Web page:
The Eastern Kentucky Question

Caleb McCool
2 min readOct 28, 2022


Most of this article is about my personal experience, and I encourage you to question it.

Most of eastern Kentucky has bi-vocational preachers, in which the preachers have full-time jobs as well as preach on the weekend. This is different from the full-time preachers that are often found in large cities. As may be expected, there are some disadvantages that come with being a bi-vocational preacher. Such disadvantages are that you have much less time to prepare your sermon and to visit those in need. At the same time, most bi-vocational preachers have not undergone a college education in religion and, therefore, are missing a lot of valuable knowledge. It should also be noted that eastern Kentucky is mostly made up of baptist churches, which are known to “keep to themselves.” This possibly limits a regional revival. But a large advantage is that you’re not as dependent on your preaching career for a paycheck. This puts less pressure on you as a preacher and on what you preach.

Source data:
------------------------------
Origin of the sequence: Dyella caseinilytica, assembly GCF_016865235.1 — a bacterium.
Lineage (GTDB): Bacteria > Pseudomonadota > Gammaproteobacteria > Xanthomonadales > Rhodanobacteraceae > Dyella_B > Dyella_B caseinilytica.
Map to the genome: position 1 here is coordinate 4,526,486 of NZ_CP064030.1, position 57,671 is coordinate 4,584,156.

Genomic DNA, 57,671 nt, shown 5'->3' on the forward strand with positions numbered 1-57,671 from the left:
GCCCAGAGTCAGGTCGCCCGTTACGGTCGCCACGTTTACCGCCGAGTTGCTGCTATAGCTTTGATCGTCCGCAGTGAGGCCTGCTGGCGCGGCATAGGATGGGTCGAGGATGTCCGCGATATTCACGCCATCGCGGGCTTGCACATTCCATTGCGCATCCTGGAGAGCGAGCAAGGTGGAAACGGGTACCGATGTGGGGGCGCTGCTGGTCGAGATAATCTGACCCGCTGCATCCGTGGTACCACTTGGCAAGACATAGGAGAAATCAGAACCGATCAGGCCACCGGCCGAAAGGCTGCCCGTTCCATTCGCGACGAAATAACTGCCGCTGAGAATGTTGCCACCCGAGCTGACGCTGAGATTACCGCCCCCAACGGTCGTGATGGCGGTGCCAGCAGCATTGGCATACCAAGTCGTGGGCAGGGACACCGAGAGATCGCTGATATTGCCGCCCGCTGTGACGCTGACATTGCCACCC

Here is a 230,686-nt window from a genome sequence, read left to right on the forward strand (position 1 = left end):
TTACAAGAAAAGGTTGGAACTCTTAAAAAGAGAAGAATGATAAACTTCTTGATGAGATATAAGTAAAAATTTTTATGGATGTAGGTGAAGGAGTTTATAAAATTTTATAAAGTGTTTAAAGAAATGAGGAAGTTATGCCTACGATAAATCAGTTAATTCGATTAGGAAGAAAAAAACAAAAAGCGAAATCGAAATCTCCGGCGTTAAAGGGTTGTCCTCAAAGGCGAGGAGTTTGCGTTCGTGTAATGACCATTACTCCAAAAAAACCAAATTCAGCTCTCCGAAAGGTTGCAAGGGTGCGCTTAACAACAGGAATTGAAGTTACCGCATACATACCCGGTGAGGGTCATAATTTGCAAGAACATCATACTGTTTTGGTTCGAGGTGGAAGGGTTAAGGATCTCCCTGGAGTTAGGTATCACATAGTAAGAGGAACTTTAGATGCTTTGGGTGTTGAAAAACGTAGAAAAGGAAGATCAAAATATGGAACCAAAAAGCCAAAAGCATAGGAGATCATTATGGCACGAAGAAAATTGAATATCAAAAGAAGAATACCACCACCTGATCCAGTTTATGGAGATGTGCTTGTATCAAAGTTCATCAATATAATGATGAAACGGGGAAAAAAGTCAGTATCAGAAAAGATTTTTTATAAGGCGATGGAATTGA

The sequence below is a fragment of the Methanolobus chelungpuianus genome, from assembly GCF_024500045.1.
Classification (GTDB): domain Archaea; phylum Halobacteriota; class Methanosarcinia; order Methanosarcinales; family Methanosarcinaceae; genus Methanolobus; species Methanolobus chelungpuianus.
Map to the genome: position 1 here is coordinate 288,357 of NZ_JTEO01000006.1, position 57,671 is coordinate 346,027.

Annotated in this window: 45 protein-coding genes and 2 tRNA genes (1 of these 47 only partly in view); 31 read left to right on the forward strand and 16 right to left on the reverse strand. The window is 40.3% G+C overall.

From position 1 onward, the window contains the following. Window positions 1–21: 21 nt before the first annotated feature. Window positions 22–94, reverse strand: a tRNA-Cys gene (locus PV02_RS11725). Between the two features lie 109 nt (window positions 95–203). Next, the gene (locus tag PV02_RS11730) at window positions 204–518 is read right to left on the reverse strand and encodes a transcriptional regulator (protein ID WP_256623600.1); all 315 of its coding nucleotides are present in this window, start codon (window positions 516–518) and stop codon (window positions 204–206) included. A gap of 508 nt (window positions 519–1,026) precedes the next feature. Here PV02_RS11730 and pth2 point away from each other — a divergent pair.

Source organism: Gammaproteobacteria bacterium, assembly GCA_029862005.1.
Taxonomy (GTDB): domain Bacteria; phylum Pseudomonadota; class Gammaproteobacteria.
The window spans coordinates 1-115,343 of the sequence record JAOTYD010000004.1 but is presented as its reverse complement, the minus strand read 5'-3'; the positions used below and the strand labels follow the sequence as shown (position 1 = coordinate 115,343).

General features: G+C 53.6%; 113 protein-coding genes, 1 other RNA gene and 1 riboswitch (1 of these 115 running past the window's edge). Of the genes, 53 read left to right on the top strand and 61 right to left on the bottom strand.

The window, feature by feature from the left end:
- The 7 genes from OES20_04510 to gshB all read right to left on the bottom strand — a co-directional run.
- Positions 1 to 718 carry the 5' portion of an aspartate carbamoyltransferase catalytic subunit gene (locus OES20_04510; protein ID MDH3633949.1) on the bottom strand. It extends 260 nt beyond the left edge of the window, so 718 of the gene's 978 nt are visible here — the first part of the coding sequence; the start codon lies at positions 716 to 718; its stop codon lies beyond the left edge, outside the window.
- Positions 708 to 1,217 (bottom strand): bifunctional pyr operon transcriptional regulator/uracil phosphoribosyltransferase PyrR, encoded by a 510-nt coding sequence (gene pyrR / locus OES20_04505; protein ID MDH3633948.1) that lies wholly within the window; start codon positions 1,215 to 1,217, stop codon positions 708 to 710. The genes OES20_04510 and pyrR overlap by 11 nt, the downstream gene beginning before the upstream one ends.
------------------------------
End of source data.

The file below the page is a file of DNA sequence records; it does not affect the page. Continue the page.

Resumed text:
The reason why I bring this up is because there seems to be a vacuum of leadership in the Bible Belt of eastern Kentucky. We need a spiritual revival, but we cannot expect a regional revival if we are missing proper leadership. So the question arises, what can we do to bring revival? Is it that bi-vocational preachers bring less leadership skills than full-time preachers? As a full-time preacher focuses solely on the health of the church and tends to be more educated in religion, it definitely seems to be that there’s a large advantage for city churches to stay on fire for the Lord.Therefore, we need to ask how eastern Kentucky can start and keep a revival.

First of all, revival always starts with the individual. That should always be kept in mind. But a revival started by the congregation has better chances of taking place if they are given a reason to start a revival — in other words, if there is proper leadership in place. We should be thankful for each church and preacher in eastern Kentucky, and I don’t mean to condemn any preachers. The solution is this: each preacher needs to ask the question, “How can I be on fire for the Lord?” A congregation cannot be expected to be on fire for the Lord if the home pastor is not on fire for the Lord. It is vital to lead by example.

Again, this article is only based on my experience. Please let me know if you disagree, as I am willing to be corrected if I’m wrong with any of this article.

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